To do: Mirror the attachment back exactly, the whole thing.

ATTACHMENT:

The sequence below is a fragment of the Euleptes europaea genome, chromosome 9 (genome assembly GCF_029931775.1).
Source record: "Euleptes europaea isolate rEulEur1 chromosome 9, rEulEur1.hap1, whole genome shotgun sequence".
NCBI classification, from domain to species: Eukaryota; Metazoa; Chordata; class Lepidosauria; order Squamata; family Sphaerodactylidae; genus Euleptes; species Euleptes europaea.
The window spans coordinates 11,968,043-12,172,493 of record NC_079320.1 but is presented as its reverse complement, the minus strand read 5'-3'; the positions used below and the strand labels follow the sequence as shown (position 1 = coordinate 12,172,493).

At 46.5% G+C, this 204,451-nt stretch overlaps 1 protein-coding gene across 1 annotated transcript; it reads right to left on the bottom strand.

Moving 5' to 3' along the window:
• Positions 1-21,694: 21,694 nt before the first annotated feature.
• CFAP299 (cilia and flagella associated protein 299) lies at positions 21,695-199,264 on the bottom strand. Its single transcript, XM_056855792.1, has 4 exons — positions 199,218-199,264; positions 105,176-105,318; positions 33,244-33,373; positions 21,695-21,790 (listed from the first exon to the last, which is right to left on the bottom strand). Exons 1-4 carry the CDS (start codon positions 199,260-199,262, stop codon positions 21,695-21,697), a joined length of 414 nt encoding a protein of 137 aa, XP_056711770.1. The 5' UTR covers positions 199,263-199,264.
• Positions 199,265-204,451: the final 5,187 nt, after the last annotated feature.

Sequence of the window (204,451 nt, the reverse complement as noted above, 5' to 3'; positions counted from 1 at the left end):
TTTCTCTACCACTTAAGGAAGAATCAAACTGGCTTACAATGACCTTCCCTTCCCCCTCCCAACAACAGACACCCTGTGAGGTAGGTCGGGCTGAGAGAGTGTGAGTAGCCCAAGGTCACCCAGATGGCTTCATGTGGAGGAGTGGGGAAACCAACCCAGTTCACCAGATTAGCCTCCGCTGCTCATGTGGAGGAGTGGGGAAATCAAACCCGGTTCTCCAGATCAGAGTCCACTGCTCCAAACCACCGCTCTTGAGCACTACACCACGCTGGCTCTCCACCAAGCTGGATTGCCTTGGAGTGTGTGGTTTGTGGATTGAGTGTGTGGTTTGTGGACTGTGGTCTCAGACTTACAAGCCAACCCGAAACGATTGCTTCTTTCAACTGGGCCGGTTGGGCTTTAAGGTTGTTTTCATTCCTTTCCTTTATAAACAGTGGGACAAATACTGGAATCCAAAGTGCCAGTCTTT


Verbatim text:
The sequence below is a fragment of the Euleptes europaea genome, chromosome 9 (genome assembly GCF_029931775.1).
Source record: "Euleptes europaea isolate rEulEur1 chromosome 9, rEulEur1.hap1, whole genome shotgun sequence".
NCBI classification, from domain to species: Eukaryota; Metazoa; Chordata; class Lepidosauria; order Squamata; family Sphaerodactylidae; genus Euleptes; species Euleptes europaea.
The window spans coordinates 11,968,043-12,172,493 of record NC_079320.1 but is presented as its reverse complement, the minus strand read 5'-3'; the positions used below and the strand labels follow the sequence as shown (position 1 = coordinate 12,172,493).

At 46.5% G+C, this 204,451-nt stretch overlaps 1 protein-coding gene across 1 annotated transcript; it reads right to left on the bottom strand.

Moving 5' to 3' along the window:
• Positions 1-21,694: 21,694 nt before the first annotated feature.
• CFAP299 (cilia and flagella associated protein 299) lies at positions 21,695-199,264 on the bottom strand. Its single transcript, XM_056855792.1, has 4 exons — positions 199,218-199,264; positions 105,176-105,318; positions 33,244-33,373; positions 21,695-21,790 (listed from the first exon to the last, which is right to left on the bottom strand). Exons 1-4 carry the CDS (start codon positions 199,260-199,262, stop codon positions 21,695-21,697), a joined length of 414 nt encoding a protein of 137 aa, XP_056711770.1. The 5' UTR covers positions 199,263-199,264.
• Positions 199,265-204,451: the final 5,187 nt, after the last annotated feature.

Sequence of the window (204,451 nt, the reverse complement as noted above, 5' to 3'; positions counted from 1 at the left end):
TTTCTCTACCACTTAAGGAAGAATCAAACTGGCTTACAATGACCTTCCCTTCCCCCTCCCAACAACAGACACCCTGTGAGGTAGGTCGGGCTGAGAGAGTGTGAGTAGCCCAAGGTCACCCAGATGGCTTCATGTGGAGGAGTGGGGAAACCAACCCAGTTCACCAGATTAGCCTCCGCTGCTCATGTGGAGGAGTGGGGAAATCAAACCCGGTTCTCCAGATCAGAGTCCACTGCTCCAAACCACCGCTCTTGAGCACTACACCACGCTGGCTCTCCACCAAGCTGGATTGCCTTGGAGTGTGTGGTTTGTGGATTGAGTGTGTGGTTTGTGGACTGTGGTCTCAGACTTACAAGCCAACCCGAAACGATTGCTTCTTTCAACTGGGCCGGTTGGGCTTTAAGGTTGTTTTCATTCCTTTCCTTTATAAACAGTGGGACAAATACTGGAATCCAAAGTGCCAGTCTTT